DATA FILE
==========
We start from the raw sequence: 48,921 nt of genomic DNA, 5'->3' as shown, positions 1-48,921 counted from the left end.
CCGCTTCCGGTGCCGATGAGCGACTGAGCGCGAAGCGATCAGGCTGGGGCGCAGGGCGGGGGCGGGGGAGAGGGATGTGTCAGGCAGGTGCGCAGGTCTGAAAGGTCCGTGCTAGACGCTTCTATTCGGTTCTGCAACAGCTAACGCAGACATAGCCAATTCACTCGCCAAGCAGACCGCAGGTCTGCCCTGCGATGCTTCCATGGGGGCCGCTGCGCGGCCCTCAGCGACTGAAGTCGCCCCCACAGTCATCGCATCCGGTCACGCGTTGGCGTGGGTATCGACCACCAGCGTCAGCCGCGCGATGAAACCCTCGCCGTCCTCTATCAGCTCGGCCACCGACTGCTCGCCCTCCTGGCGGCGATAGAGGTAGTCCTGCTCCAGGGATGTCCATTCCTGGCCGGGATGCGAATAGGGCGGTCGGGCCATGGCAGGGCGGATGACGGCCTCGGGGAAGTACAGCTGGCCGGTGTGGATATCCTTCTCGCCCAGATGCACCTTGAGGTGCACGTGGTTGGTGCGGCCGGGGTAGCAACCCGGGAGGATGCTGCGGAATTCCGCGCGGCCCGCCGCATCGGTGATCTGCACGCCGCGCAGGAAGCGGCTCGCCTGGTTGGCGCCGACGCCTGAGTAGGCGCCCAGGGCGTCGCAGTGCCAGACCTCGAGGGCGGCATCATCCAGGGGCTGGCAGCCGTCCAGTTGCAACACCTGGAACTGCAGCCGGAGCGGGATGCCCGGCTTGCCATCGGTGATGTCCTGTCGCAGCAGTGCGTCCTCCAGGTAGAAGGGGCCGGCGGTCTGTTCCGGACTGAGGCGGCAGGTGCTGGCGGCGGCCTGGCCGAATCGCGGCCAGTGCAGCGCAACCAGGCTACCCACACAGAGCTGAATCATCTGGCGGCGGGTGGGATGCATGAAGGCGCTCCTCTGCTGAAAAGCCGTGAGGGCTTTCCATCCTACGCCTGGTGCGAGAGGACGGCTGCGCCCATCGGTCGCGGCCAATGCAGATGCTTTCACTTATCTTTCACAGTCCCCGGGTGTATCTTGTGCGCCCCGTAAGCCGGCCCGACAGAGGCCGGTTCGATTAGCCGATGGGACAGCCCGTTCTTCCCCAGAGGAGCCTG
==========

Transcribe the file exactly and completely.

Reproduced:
We start from the raw sequence: 48,921 nt of genomic DNA, 5'->3' as shown, positions 1-48,921 counted from the left end.
CCGCTTCCGGTGCCGATGAGCGACTGAGCGCGAAGCGATCAGGCTGGGGCGCAGGGCGGGGGCGGGGGAGAGGGATGTGTCAGGCAGGTGCGCAGGTCTGAAAGGTCCGTGCTAGACGCTTCTATTCGGTTCTGCAACAGCTAACGCAGACATAGCCAATTCACTCGCCAAGCAGACCGCAGGTCTGCCCTGCGATGCTTCCATGGGGGCCGCTGCGCGGCCCTCAGCGACTGAAGTCGCCCCCACAGTCATCGCATCCGGTCACGCGTTGGCGTGGGTATCGACCACCAGCGTCAGCCGCGCGATGAAACCCTCGCCGTCCTCTATCAGCTCGGCCACCGACTGCTCGCCCTCCTGGCGGCGATAGAGGTAGTCCTGCTCCAGGGATGTCCATTCCTGGCCGGGATGCGAATAGGGCGGTCGGGCCATGGCAGGGCGGATGACGGCCTCGGGGAAGTACAGCTGGCCGGTGTGGATATCCTTCTCGCCCAGATGCACCTTGAGGTGCACGTGGTTGGTGCGGCCGGGGTAGCAACCCGGGAGGATGCTGCGGAATTCCGCGCGGCCCGCCGCATCGGTGATCTGCACGCCGCGCAGGAAGCGGCTCGCCTGGTTGGCGCCGACGCCTGAGTAGGCGCCCAGGGCGTCGCAGTGCCAGACCTCGAGGGCGGCATCATCCAGGGGCTGGCAGCCGTCCAGTTGCAACACCTGGAACTGCAGCCGGAGCGGGATGCCCGGCTTGCCATCGGTGATGTCCTGTCGCAGCAGTGCGTCCTCCAGGTAGAAGGGGCCGGCGGTCTGTTCCGGACTGAGGCGGCAGGTGCTGGCGGCGGCCTGGCCGAATCGCGGCCAGTGCAGCGCAACCAGGCTACCCACACAGAGCTGAATCATCTGGCGGCGGGTGGGATGCATGAAGGCGCTCCTCTGCTGAAAAGCCGTGAGGGCTTTCCATCCTACGCCTGGTGCGAGAGGACGGCTGCGCCCATCGGTCGCGGCCAATGCAGATGCTTTCACTTATCTTTCACAGTCCCCGGGTGTATCTTGTGCGCCCCGTAAGCCGGCCCGACAGAGGCCGGTTCGATTAGCCGATGGGACAGCCCGTTCTTCCCCAGAGGAGCCTG